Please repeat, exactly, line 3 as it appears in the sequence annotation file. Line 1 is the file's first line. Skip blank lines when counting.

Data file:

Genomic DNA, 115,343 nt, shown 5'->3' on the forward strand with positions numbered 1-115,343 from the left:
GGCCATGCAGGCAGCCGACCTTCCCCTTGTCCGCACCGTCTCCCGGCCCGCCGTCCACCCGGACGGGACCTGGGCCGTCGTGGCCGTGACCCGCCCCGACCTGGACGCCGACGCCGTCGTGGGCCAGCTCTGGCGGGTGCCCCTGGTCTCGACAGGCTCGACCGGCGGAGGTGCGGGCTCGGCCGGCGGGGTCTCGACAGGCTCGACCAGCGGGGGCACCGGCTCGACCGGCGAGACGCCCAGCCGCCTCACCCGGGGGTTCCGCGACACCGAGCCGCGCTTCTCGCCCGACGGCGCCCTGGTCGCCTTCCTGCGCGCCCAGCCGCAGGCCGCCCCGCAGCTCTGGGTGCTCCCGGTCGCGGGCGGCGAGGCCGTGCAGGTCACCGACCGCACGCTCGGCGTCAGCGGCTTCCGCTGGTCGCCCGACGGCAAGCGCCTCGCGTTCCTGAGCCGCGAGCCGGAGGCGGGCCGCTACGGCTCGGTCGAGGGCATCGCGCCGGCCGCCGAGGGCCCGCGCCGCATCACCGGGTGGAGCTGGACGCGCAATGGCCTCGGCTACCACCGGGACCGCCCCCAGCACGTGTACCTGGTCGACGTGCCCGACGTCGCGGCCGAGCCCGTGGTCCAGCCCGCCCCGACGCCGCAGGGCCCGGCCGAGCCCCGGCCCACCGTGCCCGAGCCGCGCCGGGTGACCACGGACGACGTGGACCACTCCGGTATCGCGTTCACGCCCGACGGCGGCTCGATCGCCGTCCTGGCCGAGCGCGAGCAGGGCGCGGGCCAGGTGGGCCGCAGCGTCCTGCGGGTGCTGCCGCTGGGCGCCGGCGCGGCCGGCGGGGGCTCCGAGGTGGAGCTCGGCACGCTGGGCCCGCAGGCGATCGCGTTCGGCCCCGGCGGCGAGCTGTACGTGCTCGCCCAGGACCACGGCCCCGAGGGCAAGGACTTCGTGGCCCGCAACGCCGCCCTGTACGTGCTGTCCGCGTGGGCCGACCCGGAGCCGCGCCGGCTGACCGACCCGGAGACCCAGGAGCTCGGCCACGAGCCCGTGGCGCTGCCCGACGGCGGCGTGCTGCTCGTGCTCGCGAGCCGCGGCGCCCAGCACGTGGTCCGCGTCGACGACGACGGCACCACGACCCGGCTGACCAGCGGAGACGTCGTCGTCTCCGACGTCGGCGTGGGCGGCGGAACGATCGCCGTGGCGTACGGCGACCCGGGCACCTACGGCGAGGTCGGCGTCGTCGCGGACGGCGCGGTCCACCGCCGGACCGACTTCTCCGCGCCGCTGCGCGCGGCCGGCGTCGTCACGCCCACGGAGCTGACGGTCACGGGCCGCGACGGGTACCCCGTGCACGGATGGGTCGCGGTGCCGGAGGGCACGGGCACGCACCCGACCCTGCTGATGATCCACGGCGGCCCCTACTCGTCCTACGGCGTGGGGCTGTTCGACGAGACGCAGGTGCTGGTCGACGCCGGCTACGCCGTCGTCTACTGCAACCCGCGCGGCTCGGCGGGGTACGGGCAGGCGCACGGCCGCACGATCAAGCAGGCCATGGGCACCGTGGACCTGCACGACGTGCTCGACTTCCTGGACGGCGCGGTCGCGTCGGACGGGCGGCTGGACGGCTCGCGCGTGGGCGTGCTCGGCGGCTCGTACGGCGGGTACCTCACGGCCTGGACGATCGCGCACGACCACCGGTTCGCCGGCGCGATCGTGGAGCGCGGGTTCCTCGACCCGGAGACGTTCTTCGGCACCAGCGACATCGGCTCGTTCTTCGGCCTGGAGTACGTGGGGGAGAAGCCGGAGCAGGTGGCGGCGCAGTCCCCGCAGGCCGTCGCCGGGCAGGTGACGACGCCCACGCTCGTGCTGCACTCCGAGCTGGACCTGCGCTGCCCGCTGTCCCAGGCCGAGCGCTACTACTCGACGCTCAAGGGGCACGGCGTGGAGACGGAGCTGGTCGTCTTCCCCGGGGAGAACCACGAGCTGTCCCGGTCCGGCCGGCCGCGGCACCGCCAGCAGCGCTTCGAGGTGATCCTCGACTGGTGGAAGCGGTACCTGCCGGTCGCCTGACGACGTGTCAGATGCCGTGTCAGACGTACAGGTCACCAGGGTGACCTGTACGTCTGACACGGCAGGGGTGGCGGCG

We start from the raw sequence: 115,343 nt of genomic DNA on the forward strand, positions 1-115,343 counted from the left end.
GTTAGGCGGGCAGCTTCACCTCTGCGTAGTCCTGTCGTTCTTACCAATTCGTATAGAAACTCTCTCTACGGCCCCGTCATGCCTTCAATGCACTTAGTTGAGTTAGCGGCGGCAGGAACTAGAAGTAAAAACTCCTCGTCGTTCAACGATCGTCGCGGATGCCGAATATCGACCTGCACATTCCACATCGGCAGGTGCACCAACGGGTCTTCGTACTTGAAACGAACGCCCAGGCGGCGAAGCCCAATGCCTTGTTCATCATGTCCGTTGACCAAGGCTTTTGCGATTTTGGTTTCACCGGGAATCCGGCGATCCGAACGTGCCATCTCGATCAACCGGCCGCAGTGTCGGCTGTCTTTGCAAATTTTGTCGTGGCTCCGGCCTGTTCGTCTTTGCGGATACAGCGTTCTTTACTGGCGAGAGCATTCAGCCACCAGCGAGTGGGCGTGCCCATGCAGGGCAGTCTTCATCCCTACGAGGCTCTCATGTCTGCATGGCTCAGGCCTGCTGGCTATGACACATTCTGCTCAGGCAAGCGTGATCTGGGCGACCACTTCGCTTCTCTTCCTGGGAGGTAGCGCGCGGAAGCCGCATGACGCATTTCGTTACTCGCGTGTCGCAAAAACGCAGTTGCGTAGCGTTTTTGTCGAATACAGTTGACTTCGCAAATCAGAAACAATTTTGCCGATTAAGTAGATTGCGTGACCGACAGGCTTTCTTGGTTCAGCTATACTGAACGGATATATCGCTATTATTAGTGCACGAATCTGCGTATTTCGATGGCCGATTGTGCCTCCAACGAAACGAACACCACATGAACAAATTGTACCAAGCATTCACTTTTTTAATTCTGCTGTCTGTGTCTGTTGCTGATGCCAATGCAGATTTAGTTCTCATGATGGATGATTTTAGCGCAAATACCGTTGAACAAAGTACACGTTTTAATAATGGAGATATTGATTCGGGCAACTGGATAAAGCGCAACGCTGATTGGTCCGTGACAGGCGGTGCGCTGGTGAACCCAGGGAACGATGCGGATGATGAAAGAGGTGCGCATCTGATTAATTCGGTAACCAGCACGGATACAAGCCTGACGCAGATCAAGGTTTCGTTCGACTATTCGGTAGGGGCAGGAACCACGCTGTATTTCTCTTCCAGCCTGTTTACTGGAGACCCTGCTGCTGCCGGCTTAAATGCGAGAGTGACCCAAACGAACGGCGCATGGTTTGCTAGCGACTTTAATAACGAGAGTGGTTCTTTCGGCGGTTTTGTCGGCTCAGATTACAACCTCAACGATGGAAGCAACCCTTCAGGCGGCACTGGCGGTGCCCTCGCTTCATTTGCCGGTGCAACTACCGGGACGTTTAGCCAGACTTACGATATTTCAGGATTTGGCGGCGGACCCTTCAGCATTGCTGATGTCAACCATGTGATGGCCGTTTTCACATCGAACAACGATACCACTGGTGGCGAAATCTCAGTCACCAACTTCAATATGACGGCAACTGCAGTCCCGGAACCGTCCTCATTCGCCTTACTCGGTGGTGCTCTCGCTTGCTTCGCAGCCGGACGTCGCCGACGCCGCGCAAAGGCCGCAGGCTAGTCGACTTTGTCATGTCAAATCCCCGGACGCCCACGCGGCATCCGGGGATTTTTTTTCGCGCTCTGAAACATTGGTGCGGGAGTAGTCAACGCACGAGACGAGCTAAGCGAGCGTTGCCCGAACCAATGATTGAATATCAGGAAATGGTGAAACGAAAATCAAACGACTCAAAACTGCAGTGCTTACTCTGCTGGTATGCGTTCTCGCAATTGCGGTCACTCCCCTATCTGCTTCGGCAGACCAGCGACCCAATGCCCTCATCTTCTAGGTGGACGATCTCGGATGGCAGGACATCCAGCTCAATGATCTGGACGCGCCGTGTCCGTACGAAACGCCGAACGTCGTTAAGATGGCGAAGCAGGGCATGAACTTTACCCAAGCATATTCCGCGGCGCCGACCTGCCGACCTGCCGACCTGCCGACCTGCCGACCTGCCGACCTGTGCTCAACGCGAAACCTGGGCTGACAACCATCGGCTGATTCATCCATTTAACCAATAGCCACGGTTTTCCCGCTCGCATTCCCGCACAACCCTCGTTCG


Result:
We start from the raw sequence: 115,343 nt of genomic DNA on the forward strand, positions 1-115,343 counted from the left end.